Wednesday was supposed to be the day that qualified undocumented immigrants began to apply for temporary deportation relief through Deferred Action for Childhood Arrivals’ (DACA) expanded requirements. President Obama announced the expansion in his November executive actions, but late Monday night, a federal district court judge issued a “preliminary injunction” that temporarily blocked the implementation of expanded DACA and the Deferred Action for Parents of Americans and Legal Permanent Residents (DAPA) initiative. The temporary halt to the DACA expansion, which is expected to help up to 300,000 additional immigrants, is not stopping those preparing to apply.
Noe Patino, a 33-year-old who came to the U.S. from Mexico when he was 12, told the Los Angeles Times that the ruling did not stop him from keeping his appointment with an immigration lawyer to discuss his DACA application. “It’s politics,” Patino, who meets the criteria for expanded DACA, said to the Times. Advocates urged immigrants like Patino to continue preparing their applications because the preliminary injunction is only the first step in a larger court battle over the President’s actions. “We know that the law is on our side,” said Angelica Salas, director of the Coalition for Humane Immigrant Rights of Los Angeles. And California Gov. Jerry Brown (D) defended the President’s actions, saying, “California stands firmly with the White House.”
In Colorado, Denver Mayor Michael Hancock pushed people to get ready for the DACA expansion because “very soon and inevitably, the decision in Texas will be overturned.” He was one of 33 mayors who signed an amicus brief supporting executive action in the lawsuit 26 states filed against President Obama’s initiatives. The executive action was a “bold and commonsense step” that will help millions of undocumented immigrants currently in the shadows, Hancock said at a rally on Tuesday. Roughly 90,000 immigrants in Colorado could benefit from deportation relief under President Obama’s executive actions, according to Rep. Jared Polis (D-CO).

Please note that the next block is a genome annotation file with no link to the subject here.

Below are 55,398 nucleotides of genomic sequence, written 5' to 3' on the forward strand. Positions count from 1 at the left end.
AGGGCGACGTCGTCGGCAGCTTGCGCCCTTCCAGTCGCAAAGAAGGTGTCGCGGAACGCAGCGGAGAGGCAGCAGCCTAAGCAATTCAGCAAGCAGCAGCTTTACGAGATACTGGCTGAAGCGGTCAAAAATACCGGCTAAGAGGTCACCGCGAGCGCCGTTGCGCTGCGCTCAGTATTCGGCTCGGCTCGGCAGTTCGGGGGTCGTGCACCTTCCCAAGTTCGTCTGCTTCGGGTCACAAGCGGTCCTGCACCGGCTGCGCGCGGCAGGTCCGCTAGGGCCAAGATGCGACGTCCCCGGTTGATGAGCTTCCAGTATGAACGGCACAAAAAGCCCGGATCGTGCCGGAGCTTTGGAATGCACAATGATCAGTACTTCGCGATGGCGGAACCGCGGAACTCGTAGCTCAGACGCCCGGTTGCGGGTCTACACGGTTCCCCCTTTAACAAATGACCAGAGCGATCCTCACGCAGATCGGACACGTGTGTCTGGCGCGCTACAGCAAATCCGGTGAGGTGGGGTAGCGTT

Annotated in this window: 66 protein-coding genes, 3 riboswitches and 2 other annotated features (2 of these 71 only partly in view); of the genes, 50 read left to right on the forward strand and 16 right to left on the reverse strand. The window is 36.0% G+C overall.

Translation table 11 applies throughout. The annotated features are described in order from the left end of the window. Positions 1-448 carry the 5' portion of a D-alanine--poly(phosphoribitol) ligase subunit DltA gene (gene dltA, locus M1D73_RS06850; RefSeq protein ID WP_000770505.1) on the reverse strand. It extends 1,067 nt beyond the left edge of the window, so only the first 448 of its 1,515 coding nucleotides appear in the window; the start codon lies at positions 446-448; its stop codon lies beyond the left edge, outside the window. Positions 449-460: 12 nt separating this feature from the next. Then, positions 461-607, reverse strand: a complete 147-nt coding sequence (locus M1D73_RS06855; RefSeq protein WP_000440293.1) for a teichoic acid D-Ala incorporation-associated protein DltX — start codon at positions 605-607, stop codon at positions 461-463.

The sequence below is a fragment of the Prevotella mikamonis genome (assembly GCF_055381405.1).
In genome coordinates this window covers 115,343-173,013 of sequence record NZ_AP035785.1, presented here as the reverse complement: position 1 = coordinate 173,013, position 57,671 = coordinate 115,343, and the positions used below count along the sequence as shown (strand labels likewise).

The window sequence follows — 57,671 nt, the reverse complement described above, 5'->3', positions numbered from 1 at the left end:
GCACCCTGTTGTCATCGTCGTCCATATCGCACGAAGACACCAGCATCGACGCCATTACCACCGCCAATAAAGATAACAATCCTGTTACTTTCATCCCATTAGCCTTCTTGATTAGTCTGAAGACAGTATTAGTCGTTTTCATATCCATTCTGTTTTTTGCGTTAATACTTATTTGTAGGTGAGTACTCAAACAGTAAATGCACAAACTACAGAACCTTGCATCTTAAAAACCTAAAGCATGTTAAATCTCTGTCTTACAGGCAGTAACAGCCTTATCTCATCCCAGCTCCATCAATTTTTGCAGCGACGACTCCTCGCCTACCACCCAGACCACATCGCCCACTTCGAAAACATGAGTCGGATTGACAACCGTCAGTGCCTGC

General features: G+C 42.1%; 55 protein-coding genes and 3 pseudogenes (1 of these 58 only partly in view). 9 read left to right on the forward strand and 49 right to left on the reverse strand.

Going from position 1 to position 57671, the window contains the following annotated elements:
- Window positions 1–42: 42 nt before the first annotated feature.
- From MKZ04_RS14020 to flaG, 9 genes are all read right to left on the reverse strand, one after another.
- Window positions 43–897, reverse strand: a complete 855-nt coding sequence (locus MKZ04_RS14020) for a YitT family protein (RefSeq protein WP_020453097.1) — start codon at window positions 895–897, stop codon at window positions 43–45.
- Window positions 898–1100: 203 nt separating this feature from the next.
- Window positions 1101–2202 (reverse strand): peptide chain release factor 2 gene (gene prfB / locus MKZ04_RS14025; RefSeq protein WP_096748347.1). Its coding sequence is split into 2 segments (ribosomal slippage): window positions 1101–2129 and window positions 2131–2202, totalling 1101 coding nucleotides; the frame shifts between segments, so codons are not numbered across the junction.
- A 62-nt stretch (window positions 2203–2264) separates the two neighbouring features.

Texas was one of the key states to bring the lawsuit, but in the state, immigrants and activists said they would not be deterred. “It’s only a bump in the road, it’s something we expected, and it’s only a scare tactic. We’re convinced, but our communities are going to stay together and fight for our communities,” said Liz Maganalles, who is working with the North Texas Dream Team to help immigrants apply for DACA and DAPA. And the ruling is a reminder about the need to enact policies that help immigrants. “Comprehensive immigration reform is important, but also that the president have authority that he could exercise to bring about change,” said Rep. Al Green (D-TX) at a meeting in Houston.
President Obama said Tuesday that his administration will appeal the court ruling. “The law is on our side, and history is on our side,” he declared. According to The New York Times, administration officials will be prepared to put the President’s executive actions into effect once the case is settled. But in the meantime, President Obama pushed for renewed debates in Congress about immigration reform. “We should not be tearing some mom away from her child when the child has been born here and that mom has been living here the last 10 years minding her own business and being an important part of the community,” he said.
Photo by Marisseay.
FILED UNDER: Al Green, Coalition for Humane Immigrant Rights of Los Angeles, DACA, DAPA, Denver immigration, Department of Justice, executive action, featured, Judge Hanen, Los Angeles, Mayor Michael Hancock